Monday, May 02, 2011

Don't assume people are happy about corprate pillaging

If we can't keep our own backyard clean how can we expect to keep Washington in shape?

We've been waiting for one of our readers to clean up and edit an email sent around to make it bloggable for weeks now. People work and have families and it takes a lot of time to write stuff up, so we understand the delay. Further below is an excerpt of the email.

Once in a while we publish on broader scale topics for several reasons:
  • To dispel the lame spin that Encinitas residents don't care about national and worldwide events.
  • To respond to the knee jerk reaction that local activists don't care about corporate raiding of the national wealth, when they bring up problems like the looming pension tsunami.
Also read the Leucadia Blog's comment on, "aren't there bigger things to worry about?"


Here is an edited version of that email:
If this article does not motivate you to call your Congressman in a rage then you are part of the problem.

I have more respect for the entrepreneurial spirit and transparency of a Somali pirate than I do of the Fed, Gang Banksters, and my elected representation.

My guy in Congress, Brian Billbray is on the government oversight committee - and after all this crap; not one word from this tool on corruption.

There is no unilateral action that the public could take that that I would consider too extreme when dealing with these individuals and their central banking system.

Hopefully for them the NFL strike will resolved soon because once the Libya bombing runs end this summer there will be a big news gap to fill before kickoff.

From the Rolling Stone Article

Most Americans know about that budget. What they don't know is that there is another budget of roughly equal heft, traditionally maintained in complete secrecy. After the financial crash of 2008, it grew to monstrous dimensions, as the government attempted to unfreeze the credit markets by handing out trillions to banks and hedge funds.
...
It's hard to imagine a pair of people you would less want to hand a giant welfare check to — yet that's exactly what the Fed did. Just two months before the Macks bought their fancy carriage house in Manhattan, Christy and her pal Susan launched their investment initiative called Waterfall TALF. Neither seems to have any experience whatsoever in finance, beyond Susan's penchant for dabbling in thoroughbred racehorses. But with an upfront investment of $15 million, they quickly received $220 million in cash from the Fed, most of which they used to purchase student loans and commercial mortgages. The loans were set up so that Christy and Susan would keep 100 percent of any gains on the deals, while the Fed and the Treasury (read: the taxpayer) would eat 90 percent of the losses.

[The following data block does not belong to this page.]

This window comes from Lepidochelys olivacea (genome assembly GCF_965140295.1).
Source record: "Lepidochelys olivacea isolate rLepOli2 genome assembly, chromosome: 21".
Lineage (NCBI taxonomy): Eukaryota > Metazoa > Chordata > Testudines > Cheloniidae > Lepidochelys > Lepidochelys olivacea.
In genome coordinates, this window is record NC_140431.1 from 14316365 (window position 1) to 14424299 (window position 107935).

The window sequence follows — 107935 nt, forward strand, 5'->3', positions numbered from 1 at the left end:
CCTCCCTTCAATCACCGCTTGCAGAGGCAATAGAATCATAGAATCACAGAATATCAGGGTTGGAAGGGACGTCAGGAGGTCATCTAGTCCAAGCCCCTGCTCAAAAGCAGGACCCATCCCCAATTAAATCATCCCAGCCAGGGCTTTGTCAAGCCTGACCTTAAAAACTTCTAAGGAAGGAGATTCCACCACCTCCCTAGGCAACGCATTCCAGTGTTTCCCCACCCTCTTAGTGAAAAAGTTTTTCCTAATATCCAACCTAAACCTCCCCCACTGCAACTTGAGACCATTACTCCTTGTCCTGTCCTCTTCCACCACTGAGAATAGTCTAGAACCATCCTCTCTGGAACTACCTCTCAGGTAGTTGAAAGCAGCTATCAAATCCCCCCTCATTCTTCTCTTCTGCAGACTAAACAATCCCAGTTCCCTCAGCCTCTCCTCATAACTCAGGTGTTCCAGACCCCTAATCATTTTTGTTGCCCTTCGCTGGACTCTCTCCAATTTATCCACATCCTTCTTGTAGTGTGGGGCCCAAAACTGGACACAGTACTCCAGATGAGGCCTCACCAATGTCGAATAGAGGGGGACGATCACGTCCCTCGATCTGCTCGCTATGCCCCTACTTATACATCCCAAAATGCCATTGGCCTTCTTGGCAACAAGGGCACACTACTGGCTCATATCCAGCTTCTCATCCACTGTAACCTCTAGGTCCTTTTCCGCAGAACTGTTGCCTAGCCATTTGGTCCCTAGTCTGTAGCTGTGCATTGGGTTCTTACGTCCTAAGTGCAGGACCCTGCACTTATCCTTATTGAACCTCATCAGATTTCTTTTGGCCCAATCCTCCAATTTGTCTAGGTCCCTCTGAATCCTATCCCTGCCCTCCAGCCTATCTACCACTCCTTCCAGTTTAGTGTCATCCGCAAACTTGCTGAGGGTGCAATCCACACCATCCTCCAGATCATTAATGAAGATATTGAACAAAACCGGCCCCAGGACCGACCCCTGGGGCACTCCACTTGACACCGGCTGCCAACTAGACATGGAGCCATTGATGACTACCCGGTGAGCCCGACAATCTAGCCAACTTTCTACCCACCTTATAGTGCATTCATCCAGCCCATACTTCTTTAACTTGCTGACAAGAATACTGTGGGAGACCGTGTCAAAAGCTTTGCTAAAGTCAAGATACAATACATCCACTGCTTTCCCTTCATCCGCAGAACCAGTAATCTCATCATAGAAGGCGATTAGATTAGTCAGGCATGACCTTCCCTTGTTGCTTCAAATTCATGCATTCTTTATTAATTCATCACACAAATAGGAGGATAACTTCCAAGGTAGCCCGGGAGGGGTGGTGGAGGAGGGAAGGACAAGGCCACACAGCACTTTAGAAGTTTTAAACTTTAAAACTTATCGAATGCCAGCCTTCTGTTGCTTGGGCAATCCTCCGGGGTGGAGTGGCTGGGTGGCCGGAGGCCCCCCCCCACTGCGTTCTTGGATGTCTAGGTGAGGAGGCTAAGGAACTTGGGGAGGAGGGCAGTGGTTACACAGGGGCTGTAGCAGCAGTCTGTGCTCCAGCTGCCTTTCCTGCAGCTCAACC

In response to that email, another local government (pension reform) activist wrote back:
I [hope voters] read that article before they vote in 2012. Here is the GOP front runner signaling to all Wall Street donors that his knee pads are ready: http://www.youtube.com/watch?v=l6JDooqBcjg

To show that we know there are bigger problems to worry about, the Leucadia Blog has run posts like this Audit the Fed post in 2009.  Looks like the Fed was hiding something. 

4 comments:

  1. No one is happy! The corporate pillagers are certainly not happy about all the schlubs who bought granite counter tops for their stucco McMansion then stopped paying their mortgages.

    ReplyDelete
  2. Au contraire, HH.

    The corporate pillagers got bailed out by the taxpayers and by free money from the Federal Reserve. They borrow from the Fed at 0%, buy Treasuries at 2% or 3%, and it's a perpetual free money machine for well-connected Wall Street banksters.

    Read this article, watch Inside Job, read Matt Taibbi's piece on Goldman Sachs.

    We are being looted by the Ruling Class.

    ReplyDelete
  3. I know a guy who bought a house with no money down, he immediately rented the house out for a lot of money, he made only a few payments to the bank. For almost 2 years this went on before the bank booted the tenant (and actually paid the tenant for the keys). That guy is now one of the whiners complaining about Wall Street banks. He raped those bankers and he has the cajones to blame them now. Who is the pillager and who is the pillagee? It's amazing all those tarp funds got repaid.

    ReplyDelete
  4. HH- Both the banks and your friend the freeload have no integrity. They both suck.

    ReplyDelete

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